Pub. date: 2010 | Online Pub. Date: November 23, 2010 | DOI: 10.4135/9781412959193 | Print ISBN: 9781412959186 | Online ISBN: 9781412959193| Publisher:SAGE Publications, Inc.About this encyclopedia
Bandura, Albert: Social Learning Theory
Georgia V. Spiropoulos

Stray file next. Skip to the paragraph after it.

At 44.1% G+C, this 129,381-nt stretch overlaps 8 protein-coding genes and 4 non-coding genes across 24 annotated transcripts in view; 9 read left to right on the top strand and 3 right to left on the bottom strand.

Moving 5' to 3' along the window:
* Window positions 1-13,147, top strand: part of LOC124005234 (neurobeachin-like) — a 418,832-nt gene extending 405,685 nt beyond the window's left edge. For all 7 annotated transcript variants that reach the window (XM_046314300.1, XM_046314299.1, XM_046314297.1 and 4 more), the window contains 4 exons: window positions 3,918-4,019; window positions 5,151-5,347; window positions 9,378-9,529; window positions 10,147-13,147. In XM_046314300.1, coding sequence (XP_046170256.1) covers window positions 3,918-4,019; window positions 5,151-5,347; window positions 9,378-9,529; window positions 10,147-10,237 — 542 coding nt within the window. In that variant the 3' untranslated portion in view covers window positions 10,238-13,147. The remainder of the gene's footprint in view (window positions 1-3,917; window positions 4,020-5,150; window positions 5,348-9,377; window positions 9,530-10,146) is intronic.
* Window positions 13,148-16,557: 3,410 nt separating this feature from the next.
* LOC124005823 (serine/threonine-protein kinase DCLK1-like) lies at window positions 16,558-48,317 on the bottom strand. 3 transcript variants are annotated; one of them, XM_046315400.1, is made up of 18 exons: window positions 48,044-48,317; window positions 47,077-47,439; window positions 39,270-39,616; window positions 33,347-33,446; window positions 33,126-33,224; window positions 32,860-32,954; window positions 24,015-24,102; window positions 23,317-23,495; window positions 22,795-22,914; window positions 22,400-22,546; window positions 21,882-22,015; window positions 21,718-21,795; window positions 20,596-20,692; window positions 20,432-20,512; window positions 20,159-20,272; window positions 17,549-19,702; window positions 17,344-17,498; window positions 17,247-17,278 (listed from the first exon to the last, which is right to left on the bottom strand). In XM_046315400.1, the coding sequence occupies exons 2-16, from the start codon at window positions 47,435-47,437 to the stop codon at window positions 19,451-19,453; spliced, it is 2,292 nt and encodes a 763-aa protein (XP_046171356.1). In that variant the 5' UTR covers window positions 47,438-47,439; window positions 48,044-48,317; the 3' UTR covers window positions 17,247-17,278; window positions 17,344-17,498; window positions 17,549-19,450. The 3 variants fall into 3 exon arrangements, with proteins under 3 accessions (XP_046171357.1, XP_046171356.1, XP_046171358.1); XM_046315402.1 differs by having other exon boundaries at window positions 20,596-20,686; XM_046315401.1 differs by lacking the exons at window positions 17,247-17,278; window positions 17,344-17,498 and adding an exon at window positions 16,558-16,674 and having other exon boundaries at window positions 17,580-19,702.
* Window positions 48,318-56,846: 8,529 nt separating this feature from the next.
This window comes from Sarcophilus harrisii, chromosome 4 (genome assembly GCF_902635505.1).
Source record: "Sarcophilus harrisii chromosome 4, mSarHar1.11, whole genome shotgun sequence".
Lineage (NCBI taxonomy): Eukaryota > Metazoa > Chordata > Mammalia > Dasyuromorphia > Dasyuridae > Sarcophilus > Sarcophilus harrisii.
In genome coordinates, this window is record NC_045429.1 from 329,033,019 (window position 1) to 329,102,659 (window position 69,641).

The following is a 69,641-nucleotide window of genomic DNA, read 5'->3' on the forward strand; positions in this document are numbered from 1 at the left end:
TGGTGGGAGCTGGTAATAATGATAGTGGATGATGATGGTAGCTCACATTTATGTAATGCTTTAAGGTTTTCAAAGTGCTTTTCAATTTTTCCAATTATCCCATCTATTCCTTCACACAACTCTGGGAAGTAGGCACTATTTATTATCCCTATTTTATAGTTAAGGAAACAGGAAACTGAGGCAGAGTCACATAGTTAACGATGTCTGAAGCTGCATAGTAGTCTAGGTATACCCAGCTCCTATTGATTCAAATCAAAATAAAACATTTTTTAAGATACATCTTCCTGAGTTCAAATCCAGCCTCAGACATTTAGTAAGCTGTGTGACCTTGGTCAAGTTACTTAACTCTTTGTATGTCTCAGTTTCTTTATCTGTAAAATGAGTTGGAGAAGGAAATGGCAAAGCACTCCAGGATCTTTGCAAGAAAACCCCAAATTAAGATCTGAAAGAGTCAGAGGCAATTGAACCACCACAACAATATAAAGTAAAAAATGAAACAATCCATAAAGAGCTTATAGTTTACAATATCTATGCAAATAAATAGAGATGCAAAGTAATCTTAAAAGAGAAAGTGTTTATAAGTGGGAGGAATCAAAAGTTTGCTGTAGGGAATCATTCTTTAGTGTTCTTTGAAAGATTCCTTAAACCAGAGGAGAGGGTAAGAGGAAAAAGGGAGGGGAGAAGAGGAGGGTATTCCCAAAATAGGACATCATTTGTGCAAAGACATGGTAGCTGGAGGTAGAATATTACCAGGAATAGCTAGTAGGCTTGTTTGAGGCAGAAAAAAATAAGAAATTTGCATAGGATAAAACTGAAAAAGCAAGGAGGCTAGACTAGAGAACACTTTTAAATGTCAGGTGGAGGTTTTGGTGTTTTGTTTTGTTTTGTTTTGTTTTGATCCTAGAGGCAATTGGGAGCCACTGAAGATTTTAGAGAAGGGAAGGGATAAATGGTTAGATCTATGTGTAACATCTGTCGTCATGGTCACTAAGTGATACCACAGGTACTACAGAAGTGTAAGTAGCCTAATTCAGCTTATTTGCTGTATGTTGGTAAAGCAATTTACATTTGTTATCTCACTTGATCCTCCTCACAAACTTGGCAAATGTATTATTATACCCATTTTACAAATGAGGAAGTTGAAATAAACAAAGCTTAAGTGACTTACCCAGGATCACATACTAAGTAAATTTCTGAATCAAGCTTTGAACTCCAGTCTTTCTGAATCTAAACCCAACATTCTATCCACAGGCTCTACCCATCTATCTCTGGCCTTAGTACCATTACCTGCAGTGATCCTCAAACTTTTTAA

Albert Bandura's (1977) social learning theory (B-SLT) is a general theory of human behavior that posits that cognitions, behavior, and environment interact to explain the acquisition, instigation, and maintenance of criminal behavior. While Bandura did not present his theory as a criminological theory per se, B-SLT can be applied to criminal behavior, as done in this entry. As a learning theory, B-SLT assumes that criminal behavior is not innate but is learned as people navigate through their environment. It is the nature of this learning process that differentiates B-SLT from other learning theories (such as radical behavioral theory) and other social learning theories (such as Ronald Akers's social learning theory). B-SLT proposes that criminal behavior is both directly and indirectly learned. In other words, B-SLT posits that people directly learn criminal behavior when they are rewarded for it (i.e., direct reinforcement) and people indirectly learn criminal behavior when they observe ...